Steve Baskin

Understanding Global Culture: You Don’t Have to Go It Alone

There’s been a recurring theme at Tribe regarding mergers, acquisitions and integrating cultures on a global basis. Tribe primarily works with North American companies and many of those organizations have a global footprint. We’ve had quite a number of conversations regarding acquisitions that required the communications team to have immediate global knowledge.

Sometimes the communications team can feel overwhelmed by this new challenge. But the advantage of acquiring companies with a footprint that goes beyond your current map is that you also acquire new employees who already have experience from that region in their pockets.

Employees in local markets will always understand things about their market that someone sitting in an office in the US will never know. The key to making these relationships work is the ability to offer subject matter expertise while learning from and taking advantage of your colleague’s local market knowledge. This allows the local markets to be a key part of the decisions.

Your new teammates are likely just as passionate about the business as you are. Tribe was recently working with a global diversified manufacturer to develop an internal brand strategy and communications materials. The US-based team was responsible for developing materials that would be used globally. So in addition to our weekly status calls with our US-based clients, we would regularly include team members from EU and Asia on our planning calls. They were smart, passionate and engaged folks who not only appreciated being included in the conversation, they added invaluable knowledge.

When integrating new businesses and cultures following an acquisition or merger, you have a wonderful opportunity. There will be a learning curve for figuring out how best to integrate communications and goals for the team. But you won’t be on the hook for all of the knowledge on day one.

Make your lack of local market knowledge an opportunity by opening the doors of communication with your new teammates. Be prepared to talk about the things that have worked well with your communications activities and start fresh by getting rid of elements that haven’t worked as well.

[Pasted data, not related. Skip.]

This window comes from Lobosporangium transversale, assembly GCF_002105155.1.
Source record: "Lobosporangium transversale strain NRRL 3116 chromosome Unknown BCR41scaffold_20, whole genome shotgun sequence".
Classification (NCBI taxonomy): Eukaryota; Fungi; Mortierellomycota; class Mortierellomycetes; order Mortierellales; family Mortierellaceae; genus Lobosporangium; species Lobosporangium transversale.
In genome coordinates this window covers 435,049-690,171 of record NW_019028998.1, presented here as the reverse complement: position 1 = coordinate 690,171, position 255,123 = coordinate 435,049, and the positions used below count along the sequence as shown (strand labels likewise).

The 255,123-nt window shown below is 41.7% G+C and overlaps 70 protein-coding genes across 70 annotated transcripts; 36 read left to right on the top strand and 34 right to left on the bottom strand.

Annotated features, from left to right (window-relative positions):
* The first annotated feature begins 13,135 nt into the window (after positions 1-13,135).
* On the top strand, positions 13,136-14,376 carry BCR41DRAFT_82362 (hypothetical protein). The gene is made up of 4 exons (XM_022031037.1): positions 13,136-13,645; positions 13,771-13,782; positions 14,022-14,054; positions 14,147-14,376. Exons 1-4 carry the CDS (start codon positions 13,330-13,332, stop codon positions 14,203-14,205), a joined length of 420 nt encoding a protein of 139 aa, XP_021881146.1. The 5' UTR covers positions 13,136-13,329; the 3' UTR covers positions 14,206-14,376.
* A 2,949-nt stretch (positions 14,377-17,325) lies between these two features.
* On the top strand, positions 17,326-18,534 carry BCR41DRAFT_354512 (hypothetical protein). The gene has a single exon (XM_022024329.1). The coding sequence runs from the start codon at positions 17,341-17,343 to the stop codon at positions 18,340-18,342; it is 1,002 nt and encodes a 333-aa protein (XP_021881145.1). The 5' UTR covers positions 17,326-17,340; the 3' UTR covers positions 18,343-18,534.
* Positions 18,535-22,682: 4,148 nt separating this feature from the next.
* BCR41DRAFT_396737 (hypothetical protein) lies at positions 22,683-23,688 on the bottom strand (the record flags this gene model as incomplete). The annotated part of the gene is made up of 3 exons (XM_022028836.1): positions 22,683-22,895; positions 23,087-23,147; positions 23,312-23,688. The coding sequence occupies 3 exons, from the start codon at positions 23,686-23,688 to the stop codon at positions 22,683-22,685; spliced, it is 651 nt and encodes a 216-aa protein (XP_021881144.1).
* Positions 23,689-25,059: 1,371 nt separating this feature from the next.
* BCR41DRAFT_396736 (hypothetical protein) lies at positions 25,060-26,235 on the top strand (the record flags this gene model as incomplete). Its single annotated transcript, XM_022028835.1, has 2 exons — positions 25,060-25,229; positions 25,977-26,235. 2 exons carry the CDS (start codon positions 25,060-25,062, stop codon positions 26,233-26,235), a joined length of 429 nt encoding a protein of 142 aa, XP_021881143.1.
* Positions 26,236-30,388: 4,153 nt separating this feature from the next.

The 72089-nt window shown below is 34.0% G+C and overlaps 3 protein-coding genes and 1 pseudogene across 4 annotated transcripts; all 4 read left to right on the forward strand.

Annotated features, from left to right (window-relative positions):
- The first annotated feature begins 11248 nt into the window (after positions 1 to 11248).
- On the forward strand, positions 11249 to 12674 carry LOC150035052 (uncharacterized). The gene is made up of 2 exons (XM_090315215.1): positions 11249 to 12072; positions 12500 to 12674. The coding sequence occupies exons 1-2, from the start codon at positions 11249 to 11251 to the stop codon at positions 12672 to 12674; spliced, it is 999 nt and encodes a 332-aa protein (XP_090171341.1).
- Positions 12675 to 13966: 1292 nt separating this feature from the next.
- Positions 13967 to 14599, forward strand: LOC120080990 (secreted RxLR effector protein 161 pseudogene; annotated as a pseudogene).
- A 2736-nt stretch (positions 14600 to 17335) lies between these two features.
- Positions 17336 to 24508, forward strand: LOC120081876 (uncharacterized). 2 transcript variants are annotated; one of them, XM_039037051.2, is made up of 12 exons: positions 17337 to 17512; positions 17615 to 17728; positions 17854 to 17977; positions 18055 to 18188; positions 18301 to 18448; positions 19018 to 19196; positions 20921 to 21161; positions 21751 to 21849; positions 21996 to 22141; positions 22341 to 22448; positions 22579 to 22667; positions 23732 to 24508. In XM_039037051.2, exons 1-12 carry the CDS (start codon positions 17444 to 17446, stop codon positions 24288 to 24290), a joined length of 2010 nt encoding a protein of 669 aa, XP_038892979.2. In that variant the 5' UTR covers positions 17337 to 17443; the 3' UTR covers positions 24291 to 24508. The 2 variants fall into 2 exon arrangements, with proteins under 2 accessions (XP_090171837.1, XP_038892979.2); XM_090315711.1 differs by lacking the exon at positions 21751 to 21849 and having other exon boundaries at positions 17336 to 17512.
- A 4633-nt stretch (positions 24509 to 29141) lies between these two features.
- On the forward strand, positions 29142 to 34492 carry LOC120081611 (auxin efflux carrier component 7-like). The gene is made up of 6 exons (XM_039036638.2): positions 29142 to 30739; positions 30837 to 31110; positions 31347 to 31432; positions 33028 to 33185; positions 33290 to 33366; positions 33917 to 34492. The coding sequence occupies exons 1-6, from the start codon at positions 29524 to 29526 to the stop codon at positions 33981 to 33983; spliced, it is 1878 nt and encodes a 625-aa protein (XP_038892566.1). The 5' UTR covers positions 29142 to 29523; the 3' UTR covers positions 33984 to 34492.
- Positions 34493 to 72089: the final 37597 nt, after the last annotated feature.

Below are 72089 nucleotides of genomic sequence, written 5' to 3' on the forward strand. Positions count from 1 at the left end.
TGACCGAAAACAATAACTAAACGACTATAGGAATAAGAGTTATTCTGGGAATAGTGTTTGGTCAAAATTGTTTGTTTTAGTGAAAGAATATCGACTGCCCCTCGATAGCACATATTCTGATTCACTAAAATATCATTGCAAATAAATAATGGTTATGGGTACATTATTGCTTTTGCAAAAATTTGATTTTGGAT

What’s really important is to remember that culture can’t be imposed. The acquired will not immediately become your culture. The acquisition means that there will be an evolved culture. The opportunity for your team will be to figure out what’s great about your culture and what’s great about their culture and work hard to capitalize on those things.

If the world has just become your (internal communications) oyster, don’t be intimidated. Pick up the phone. Get on Skype. It’s time to make some new friends.

Need help integrating new cultures into your organization? Tribe can help.

Brittany Walker

4 Reasons Not to Give Up on Communicating to Frontline Employees

Many companies with great internal communications have trouble reaching their non-desk employees. Why? Because communicating to employees who aren’t behind a desk all day can be hard. Whether it’s your sales force, retail team, physicians, manufacturing line or delivery drivers, frontline employees are often those who need to hear from corporate the most. Here are four reasons why sticking with a non-desk communications strategy could benefit your business.

1. You can’t expect employees to be aligned with the vision if they don’t know what it is. It’s no secret that many companies overlook communicating with non-desk employees. But it could be a big miss not to engage your frontline employees in the vision of the company to make them feel part of something bigger. In fact, Tribe’s national study on non-desk workers underlines the importance of communicating the company’s vision and values to this employee population.

2. Consistent corporate communication builds engagement. Many companies leave most – if not all – internal communications with frontline employees to their supervisors. While cascading communications can successfully deliver messages when executed correctly, our research indicates this is a missed opportunity to build engagement. What’s more, those employees who never hear from top leadership interpret that as a lack of respect for them and their contributions to the company’s success.

3. Frontline employees can have a tremendous impact on the customer experience. Whether the customer is an individual consumer or a business, they’re probably interacting with those non-desk workers. It is up to these employees to deliver on your brand promise.

4. Visibility from corporate is often something they crave. Just because many companies aren’t talking to non-desk workers doesn’t mean they don’t want communication from top management regarding the internal brand. Trust us, employees who work the overnight shift often appreciate these communications more than anyone else. We know because they’ve told us.